Ashlie and Stephen need to finish their shopping. Ashlie drags Stephen into a shoe shop and they look at some amazing clothes.

Instructions

 Do the Preparation task first. Then watch the video. Next go to Task and do the activity. If you need help, you can read the transcript at any time.

Task 1

Comprehension Task

Do you like the clothes Stephen and Ashlie bought? Answer these questions.

Exercise

Task 2

Sort out the questions that you heard in the video.

Exercise

Download

Etiquetas

Comments

Hi, There

Can you help me to explain this sentence: We've got to get a move on? What is that mean?

Thanks so much

Hello Nguyen thi Hai Huyen,

'to get a move on' means 'to go now' -- it implies that we must act now or that we are in a hurry.

All the best,
Kirk
The LearnEnglish Team

Hi! I m really enjoying theses videos. I need to improve me listening skills.
Here in Brazil, the salespeople are always in our back to buy. I prefer to go in that kind of place that you see, chose and try the clothes by yourself. But sometimes I need some help, and it's good to count on a friendly salesperson.

Wow I am impressed by Ash's clothes at the end of the video, are they trendy clothes in the past or at the Carnival? And I don't know the use of ''a'' when she said ''in a size 6''. ''a'' is a word to repeat the shoe mentioned above or something else which we need to add when we talk about the size of a shoe? please help me.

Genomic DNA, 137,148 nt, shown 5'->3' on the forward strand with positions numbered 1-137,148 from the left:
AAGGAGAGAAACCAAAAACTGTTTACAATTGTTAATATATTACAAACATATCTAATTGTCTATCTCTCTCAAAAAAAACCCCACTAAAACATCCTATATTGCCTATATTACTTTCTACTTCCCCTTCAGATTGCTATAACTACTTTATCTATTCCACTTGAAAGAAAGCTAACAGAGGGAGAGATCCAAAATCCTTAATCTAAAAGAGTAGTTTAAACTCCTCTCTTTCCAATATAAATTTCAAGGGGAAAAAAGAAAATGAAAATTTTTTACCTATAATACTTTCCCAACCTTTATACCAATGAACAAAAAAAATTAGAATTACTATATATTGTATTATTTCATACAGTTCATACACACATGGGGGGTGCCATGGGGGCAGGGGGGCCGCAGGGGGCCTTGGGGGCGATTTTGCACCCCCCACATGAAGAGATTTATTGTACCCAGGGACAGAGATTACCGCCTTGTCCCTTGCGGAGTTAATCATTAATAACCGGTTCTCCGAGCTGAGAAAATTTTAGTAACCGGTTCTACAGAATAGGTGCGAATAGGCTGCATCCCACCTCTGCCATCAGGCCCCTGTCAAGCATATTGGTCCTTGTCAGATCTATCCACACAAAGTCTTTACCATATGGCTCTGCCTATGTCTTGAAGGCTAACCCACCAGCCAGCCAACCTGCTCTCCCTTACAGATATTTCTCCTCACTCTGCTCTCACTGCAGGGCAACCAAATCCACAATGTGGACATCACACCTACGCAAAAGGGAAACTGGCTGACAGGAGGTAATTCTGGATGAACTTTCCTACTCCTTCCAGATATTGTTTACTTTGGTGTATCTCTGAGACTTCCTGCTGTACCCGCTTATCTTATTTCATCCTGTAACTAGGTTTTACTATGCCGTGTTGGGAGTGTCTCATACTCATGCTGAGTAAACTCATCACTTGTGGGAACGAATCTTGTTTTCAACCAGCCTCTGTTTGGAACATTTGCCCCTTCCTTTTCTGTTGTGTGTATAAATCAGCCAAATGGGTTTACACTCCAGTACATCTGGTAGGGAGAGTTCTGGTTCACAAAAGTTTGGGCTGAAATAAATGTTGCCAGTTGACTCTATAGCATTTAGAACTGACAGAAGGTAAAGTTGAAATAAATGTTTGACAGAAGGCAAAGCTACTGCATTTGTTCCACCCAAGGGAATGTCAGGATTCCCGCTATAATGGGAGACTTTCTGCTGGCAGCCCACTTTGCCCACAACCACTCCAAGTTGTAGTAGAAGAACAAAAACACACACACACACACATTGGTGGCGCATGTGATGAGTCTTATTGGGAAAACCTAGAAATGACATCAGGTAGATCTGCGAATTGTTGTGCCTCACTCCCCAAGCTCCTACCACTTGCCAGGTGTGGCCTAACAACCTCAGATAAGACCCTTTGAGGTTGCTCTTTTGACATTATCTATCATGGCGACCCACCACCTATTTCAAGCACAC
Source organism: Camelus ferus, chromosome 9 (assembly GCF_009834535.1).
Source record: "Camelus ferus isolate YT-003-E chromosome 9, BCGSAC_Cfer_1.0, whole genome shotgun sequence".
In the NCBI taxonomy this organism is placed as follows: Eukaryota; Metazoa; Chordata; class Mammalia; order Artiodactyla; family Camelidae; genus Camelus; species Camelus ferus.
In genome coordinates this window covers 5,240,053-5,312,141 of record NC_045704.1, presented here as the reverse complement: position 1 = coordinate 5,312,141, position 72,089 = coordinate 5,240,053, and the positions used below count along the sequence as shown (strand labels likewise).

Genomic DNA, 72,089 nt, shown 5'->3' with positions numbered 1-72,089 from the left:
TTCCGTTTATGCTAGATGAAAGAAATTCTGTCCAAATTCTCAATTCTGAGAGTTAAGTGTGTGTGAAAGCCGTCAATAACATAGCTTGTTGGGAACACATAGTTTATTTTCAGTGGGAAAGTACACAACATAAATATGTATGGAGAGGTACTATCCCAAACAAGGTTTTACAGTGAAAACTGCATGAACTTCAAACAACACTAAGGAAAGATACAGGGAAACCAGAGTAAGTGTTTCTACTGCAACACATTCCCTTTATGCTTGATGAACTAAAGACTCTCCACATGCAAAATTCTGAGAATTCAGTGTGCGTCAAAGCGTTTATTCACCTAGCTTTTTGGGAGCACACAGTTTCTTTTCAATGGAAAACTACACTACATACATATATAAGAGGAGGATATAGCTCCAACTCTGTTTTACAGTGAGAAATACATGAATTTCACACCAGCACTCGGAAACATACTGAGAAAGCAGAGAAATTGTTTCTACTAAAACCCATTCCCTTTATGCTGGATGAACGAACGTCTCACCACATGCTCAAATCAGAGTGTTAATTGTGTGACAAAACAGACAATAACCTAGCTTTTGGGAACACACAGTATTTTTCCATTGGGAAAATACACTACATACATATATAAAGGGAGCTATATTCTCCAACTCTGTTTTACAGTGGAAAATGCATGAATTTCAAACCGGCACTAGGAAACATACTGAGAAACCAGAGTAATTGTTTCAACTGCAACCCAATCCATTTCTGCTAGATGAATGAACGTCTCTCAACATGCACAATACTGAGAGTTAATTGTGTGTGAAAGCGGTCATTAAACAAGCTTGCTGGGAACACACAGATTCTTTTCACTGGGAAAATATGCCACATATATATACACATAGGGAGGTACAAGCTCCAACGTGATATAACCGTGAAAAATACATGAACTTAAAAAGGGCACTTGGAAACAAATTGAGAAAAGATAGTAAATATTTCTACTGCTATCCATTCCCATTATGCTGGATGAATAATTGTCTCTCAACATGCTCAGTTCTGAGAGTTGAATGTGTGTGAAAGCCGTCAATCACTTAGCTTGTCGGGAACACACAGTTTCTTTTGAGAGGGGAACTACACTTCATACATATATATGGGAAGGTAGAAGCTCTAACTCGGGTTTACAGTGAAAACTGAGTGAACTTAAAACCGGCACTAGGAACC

Hello Trieu Hai Binh,

We use 'a' before sizes of various things including shoes ('a size 6'), clothes ('a medium', 'an extra-large') and drinks ('a pint', 'a regular').

 

Best wishes,

Peter

The LearnEnglish Team

What do u think about Ash's clothes at the end of this video?? I think Ash is creative with her clothes ^.^

Hello Mr./Ms. teacher, can you tell me the grammar about " Have got "?
Can we say: Do you have them in a size 6?

Hello Chfistina007,

The question form for 'have got' is different. I'll compare it with 'have' for you below.

 

HAVE

I have a dog.

Do you have a dog?

I don't have a dog.

 

HAVE GOT

I have got a dog.

Have you got a dog?

I haven't got a dog.

 

With 'have' we add an auxiliary - do (or does). With 'have got' we already have an auxiliary - have (or has) - and so we do not add another.

 

Best wishes,

Peter

The LearnEnglish Team

hello sir? thanks for the discription but here is a question. which one is more formal during speach
I have adog or
I have got a dog

thanks for answering me
best wishes,
Azad

Hello Azad,

Both forms can be used in formal and informal speech, but in general 'have got' is used more often in informal situations. When we use 'have got' informally, it's almost always contracted. For example, instead of saying 'I have got a dog' I'd say 'I've got a dog'.

All the best,
Kirk
The LearnEnglish Team

Pages